But even with the best of intentions, it's important to acknowledge and experience the emotions that come with the darker sides of writing life, namely rejection. So how can we rage without doing permanent damage?

I think I found the answer in the All-American Rejects song "Gives You Hell."

With this wickedly catchy song and what is perhaps the funniest video I've ever watched, the message is clear:
Yes you'll get angry, yes you'll be frustrated, yes you'll feel crazy, but at the end of the day it's all about walking a mile in the other person's shoes, knowing we're all in this together and that we're all human.

Saturday, June 13, 2009

Notes from an Historian

I had the pleasure of hearing a plenary address from Laurel Thatcher Ulrich last evening. In the history world Ulrich is known for her work on early American women, and in particular her Pulitzer Prize-winning book, A Midwife's Tale.

Most people don't know that she's the person who coined the phrase: "Well behaved women rarely make history."

For all the accolades she's received Ulrich is an incredibly humble and gracious woman. In her remarks she had two points to offer that I thought were particularly salient to aspiring authors.

One: "You're not in this alone."

The writing world is a collaborative one. What would we do without families cheering us on, beta readers giving hard, but fair critiques, fellow bloggers sharing their experiences and aspirations, agents championing our work? Writing is often a solitary activity, but at the end of the day we're part of a community that we couldn't survive without.

Two: "You can't be rejected when you know you belong."

This point derives from the fact that Ulrich's prize-winning book examined the life of Martha Ballard, an eighteenth-century midwife whose existence had been dismissed as "unimportant" by historians for decades. Laurel Ulrich brought Ballard's harrowing experiences into the world at a time when women's history had barely drawn its first breath and still had many years to fight for the legitimacy of its existence.

Writers face rejection constantly. The mantra of authors, agents, editors, and writing gurus remains the same - keep writing. We write because we have to. We write because we know we belong. It will happen, keep writing, keeping dreaming.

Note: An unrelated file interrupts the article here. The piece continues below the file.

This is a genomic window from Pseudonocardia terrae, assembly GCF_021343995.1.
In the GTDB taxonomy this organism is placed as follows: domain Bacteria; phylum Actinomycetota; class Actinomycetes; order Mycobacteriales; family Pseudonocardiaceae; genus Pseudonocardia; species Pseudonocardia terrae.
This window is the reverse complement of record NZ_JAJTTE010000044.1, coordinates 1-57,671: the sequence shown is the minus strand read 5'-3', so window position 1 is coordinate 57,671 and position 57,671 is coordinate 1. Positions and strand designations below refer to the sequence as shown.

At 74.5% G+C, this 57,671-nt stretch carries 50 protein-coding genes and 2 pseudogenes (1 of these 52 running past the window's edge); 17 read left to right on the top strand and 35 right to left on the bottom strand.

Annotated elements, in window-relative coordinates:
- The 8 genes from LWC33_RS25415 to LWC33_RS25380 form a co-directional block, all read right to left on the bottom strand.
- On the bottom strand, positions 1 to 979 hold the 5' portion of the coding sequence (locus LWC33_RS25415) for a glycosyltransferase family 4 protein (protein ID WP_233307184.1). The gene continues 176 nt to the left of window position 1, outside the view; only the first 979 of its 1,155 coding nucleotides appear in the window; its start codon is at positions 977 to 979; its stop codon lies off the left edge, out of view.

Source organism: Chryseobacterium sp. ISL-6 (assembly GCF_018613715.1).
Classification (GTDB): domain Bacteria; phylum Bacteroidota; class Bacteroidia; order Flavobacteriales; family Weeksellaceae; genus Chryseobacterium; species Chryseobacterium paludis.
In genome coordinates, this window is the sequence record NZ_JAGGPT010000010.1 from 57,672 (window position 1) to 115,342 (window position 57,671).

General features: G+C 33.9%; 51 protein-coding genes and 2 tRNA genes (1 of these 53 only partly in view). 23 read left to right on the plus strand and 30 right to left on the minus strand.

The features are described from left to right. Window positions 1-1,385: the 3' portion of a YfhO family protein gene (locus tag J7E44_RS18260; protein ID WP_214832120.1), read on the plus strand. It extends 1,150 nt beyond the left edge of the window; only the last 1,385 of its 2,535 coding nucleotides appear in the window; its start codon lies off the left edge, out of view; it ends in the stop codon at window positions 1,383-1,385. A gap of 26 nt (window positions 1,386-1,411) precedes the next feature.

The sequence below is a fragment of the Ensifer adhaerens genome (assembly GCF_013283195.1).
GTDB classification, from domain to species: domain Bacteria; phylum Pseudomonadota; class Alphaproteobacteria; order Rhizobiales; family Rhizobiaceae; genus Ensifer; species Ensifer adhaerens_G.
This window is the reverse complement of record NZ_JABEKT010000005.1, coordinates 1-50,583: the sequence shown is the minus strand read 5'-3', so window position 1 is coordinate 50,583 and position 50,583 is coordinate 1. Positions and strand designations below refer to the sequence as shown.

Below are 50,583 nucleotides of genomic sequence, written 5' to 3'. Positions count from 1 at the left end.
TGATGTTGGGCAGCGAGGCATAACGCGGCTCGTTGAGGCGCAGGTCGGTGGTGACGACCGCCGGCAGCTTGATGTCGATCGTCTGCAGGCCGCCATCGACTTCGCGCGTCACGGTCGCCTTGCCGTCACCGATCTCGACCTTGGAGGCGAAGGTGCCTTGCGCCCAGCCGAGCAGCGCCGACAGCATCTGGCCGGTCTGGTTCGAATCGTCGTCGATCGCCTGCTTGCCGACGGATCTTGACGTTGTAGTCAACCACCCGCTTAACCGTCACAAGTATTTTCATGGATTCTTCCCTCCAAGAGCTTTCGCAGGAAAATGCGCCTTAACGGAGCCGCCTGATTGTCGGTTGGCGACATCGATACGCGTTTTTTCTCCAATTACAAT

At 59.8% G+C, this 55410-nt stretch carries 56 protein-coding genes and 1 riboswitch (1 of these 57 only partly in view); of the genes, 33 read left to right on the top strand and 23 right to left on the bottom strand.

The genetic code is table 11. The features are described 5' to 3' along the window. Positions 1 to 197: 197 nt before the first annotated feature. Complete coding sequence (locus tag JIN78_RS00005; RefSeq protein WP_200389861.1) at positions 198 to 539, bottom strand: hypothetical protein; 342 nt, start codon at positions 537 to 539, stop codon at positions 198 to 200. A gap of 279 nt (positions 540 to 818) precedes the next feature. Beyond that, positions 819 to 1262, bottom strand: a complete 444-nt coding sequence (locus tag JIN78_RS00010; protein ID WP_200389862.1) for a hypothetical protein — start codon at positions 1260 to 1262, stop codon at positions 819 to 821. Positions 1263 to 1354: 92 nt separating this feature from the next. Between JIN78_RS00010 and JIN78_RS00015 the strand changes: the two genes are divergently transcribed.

And finally, in honor of Utah (where I'm at a conference for the weekend), I give you one of my favorite teen dance vids from bygone days when I had big hair and I wish you all "Something Good."

Wednesday, June 10, 2009

Into the Wild

It's official - my manuscript scampered off into the forest of editors TODAY in search of a happy, profitable home. (Commence nervous twitching now).

Charlie Olsen and Richard Pine of Inkwell are the agents who've put their stamp on the novel (thank you, thank you, thank you!); the agency has been amazing and I'm grateful for all the enthusiasm they have for my writing.

Wish me luck, folks, updates will appear on this blog. I'm not known for my patience, so waiting will be hard, but I do believe that dreams and wishes can come true. Waiting for the brightest of our hopes to take flight is well worth it.

Worm Hunt

My last evening spent in Ashland, Wisconsin involved a time-honored ritual for fishermen of old.

I went crawler-huntin' with my dad.

After a soaking rain these ground-dwelling creatures will emerge from the sodden earth and it's in these brief moments that fishermen can catch them.

Now night crawlers are not your typical, skinny earthworms. They are big and unbelievably fast. And for anyone who is thinking "oh catching nightcrawlers for bait is so cruel!" just keep in mind that nightcrawlers are an invasive species in North America. I'll hunt these big boys, but I'm also the girl who "rescues" earthworms that are stranded on the sidewalk at dawn. I hate the thought that they'll cook on the pavement and so I'll transfer them back to the dirt if it's not too late.

My dad and I crept across the lawn, flashlight in one hand, ice cream pail in the other. Any sudden movement or light shined a second too long on the worms and they dart back into their holes. Yes, dart. Again I can't say enough about how ridiculously swift nightcrawlers are. I learned quickly that if a worm caught my eye one second and I looked away, or hesitated, it would instantly disappear with no evidence that it had ever been above ground.

It took about five worms for me to get my catching technique down, whereas my dad had a bucketful within a few minutes. He's been fishing a long time, while I've been living in the city.

When I asked my dad about how I could surprise the worms, he made a comment that lodged in my brain.

Me: They're so fast, how can you catch so many?

Dad: Don't shine the light directly on them, keep it a little to the side. And they come up here to mate, so sometimes you'll get two at once. They're all wrapped up in each other and they don't notice anything else.

Me (*chuckles*): Love blinds and destroys.

I found it strange that nightcrawler habits could offer such a striking metaphor for human life. Maybe we're not that different from worms after all. Has any one of us not become so caught up in love or our own lives that we fail to take notice of the world around us - no matter how important what's happening outside our own experience might be?

Sunday, June 7, 2009

Daydreams and Ferry Trips

I'm blogging from the homestead, Ashland, Wisconsin - small town settled on the South Shore of Lake Superior.